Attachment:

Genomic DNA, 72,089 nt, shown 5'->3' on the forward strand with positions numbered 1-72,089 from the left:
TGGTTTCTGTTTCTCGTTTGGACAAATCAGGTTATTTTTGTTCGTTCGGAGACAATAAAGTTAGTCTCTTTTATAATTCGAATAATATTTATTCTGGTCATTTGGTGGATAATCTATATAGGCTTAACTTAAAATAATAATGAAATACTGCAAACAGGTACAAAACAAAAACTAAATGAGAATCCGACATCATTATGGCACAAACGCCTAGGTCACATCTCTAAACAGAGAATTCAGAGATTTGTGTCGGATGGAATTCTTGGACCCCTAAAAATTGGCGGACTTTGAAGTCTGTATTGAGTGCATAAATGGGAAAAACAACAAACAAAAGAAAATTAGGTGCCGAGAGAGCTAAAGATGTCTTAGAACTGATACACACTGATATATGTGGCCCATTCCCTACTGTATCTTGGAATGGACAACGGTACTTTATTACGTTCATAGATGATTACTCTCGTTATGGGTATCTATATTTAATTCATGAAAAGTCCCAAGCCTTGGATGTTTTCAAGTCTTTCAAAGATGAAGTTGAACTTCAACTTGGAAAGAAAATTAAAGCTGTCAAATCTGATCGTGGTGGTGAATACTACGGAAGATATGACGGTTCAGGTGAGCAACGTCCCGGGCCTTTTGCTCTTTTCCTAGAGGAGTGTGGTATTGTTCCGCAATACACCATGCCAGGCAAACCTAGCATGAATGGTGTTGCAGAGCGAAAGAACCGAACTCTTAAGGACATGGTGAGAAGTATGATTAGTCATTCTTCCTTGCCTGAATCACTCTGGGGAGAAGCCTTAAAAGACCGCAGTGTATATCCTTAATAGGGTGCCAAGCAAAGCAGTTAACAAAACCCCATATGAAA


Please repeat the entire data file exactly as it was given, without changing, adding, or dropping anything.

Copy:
Genomic DNA, 72,089 nt, shown 5'->3' on the forward strand with positions numbered 1-72,089 from the left:
TGGTTTCTGTTTCTCGTTTGGACAAATCAGGTTATTTTTGTTCGTTCGGAGACAATAAAGTTAGTCTCTTTTATAATTCGAATAATATTTATTCTGGTCATTTGGTGGATAATCTATATAGGCTTAACTTAAAATAATAATGAAATACTGCAAACAGGTACAAAACAAAAACTAAATGAGAATCCGACATCATTATGGCACAAACGCCTAGGTCACATCTCTAAACAGAGAATTCAGAGATTTGTGTCGGATGGAATTCTTGGACCCCTAAAAATTGGCGGACTTTGAAGTCTGTATTGAGTGCATAAATGGGAAAAACAACAAACAAAAGAAAATTAGGTGCCGAGAGAGCTAAAGATGTCTTAGAACTGATACACACTGATATATGTGGCCCATTCCCTACTGTATCTTGGAATGGACAACGGTACTTTATTACGTTCATAGATGATTACTCTCGTTATGGGTATCTATATTTAATTCATGAAAAGTCCCAAGCCTTGGATGTTTTCAAGTCTTTCAAAGATGAAGTTGAACTTCAACTTGGAAAGAAAATTAAAGCTGTCAAATCTGATCGTGGTGGTGAATACTACGGAAGATATGACGGTTCAGGTGAGCAACGTCCCGGGCCTTTTGCTCTTTTCCTAGAGGAGTGTGGTATTGTTCCGCAATACACCATGCCAGGCAAACCTAGCATGAATGGTGTTGCAGAGCGAAAGAACCGAACTCTTAAGGACATGGTGAGAAGTATGATTAGTCATTCTTCCTTGCCTGAATCACTCTGGGGAGAAGCCTTAAAAGACCGCAGTGTATATCCTTAATAGGGTGCCAAGCAAAGCAGTTAACAAAACCCCATATGAAA